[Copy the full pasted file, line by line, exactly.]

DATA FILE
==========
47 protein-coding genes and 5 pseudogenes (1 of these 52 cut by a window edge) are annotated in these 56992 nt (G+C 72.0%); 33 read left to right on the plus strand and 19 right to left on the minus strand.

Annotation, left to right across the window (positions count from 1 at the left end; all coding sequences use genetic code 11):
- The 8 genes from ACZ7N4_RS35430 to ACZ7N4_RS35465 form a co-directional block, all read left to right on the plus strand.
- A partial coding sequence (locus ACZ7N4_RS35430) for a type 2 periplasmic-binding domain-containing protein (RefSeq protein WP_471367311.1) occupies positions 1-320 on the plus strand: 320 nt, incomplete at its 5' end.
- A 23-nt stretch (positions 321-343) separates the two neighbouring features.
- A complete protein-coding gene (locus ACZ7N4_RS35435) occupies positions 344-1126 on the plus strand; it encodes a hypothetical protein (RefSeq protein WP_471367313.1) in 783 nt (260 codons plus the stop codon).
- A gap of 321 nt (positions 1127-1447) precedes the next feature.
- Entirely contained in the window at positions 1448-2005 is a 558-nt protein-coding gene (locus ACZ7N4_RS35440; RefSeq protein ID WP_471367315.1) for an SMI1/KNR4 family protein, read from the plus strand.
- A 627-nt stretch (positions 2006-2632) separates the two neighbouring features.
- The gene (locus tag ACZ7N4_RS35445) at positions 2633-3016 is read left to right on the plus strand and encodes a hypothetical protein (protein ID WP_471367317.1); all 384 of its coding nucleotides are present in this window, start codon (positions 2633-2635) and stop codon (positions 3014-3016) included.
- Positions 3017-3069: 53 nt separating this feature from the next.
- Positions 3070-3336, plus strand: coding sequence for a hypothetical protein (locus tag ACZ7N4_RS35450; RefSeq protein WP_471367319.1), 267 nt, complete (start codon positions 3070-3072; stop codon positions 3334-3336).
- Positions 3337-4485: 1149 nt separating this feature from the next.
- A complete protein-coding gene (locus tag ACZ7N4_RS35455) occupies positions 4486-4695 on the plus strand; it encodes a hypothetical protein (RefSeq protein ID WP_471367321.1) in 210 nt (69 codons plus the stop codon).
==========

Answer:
47 protein-coding genes and 5 pseudogenes (1 of these 52 cut by a window edge) are annotated in these 56992 nt (G+C 72.0%); 33 read left to right on the plus strand and 19 right to left on the minus strand.

Annotation, left to right across the window (positions count from 1 at the left end; all coding sequences use genetic code 11):
- The 8 genes from ACZ7N4_RS35430 to ACZ7N4_RS35465 form a co-directional block, all read left to right on the plus strand.
- A partial coding sequence (locus ACZ7N4_RS35430) for a type 2 periplasmic-binding domain-containing protein (RefSeq protein WP_471367311.1) occupies positions 1-320 on the plus strand: 320 nt, incomplete at its 5' end.
- A 23-nt stretch (positions 321-343) separates the two neighbouring features.
- A complete protein-coding gene (locus ACZ7N4_RS35435) occupies positions 344-1126 on the plus strand; it encodes a hypothetical protein (RefSeq protein WP_471367313.1) in 783 nt (260 codons plus the stop codon).
- A gap of 321 nt (positions 1127-1447) precedes the next feature.
- Entirely contained in the window at positions 1448-2005 is a 558-nt protein-coding gene (locus ACZ7N4_RS35440; RefSeq protein ID WP_471367315.1) for an SMI1/KNR4 family protein, read from the plus strand.
- A 627-nt stretch (positions 2006-2632) separates the two neighbouring features.
- The gene (locus tag ACZ7N4_RS35445) at positions 2633-3016 is read left to right on the plus strand and encodes a hypothetical protein (protein ID WP_471367317.1); all 384 of its coding nucleotides are present in this window, start codon (positions 2633-2635) and stop codon (positions 3014-3016) included.
- Positions 3017-3069: 53 nt separating this feature from the next.
- Positions 3070-3336, plus strand: coding sequence for a hypothetical protein (locus tag ACZ7N4_RS35450; RefSeq protein WP_471367319.1), 267 nt, complete (start codon positions 3070-3072; stop codon positions 3334-3336).
- Positions 3337-4485: 1149 nt separating this feature from the next.
- A complete protein-coding gene (locus tag ACZ7N4_RS35455) occupies positions 4486-4695 on the plus strand; it encodes a hypothetical protein (RefSeq protein ID WP_471367321.1) in 210 nt (69 codons plus the stop codon).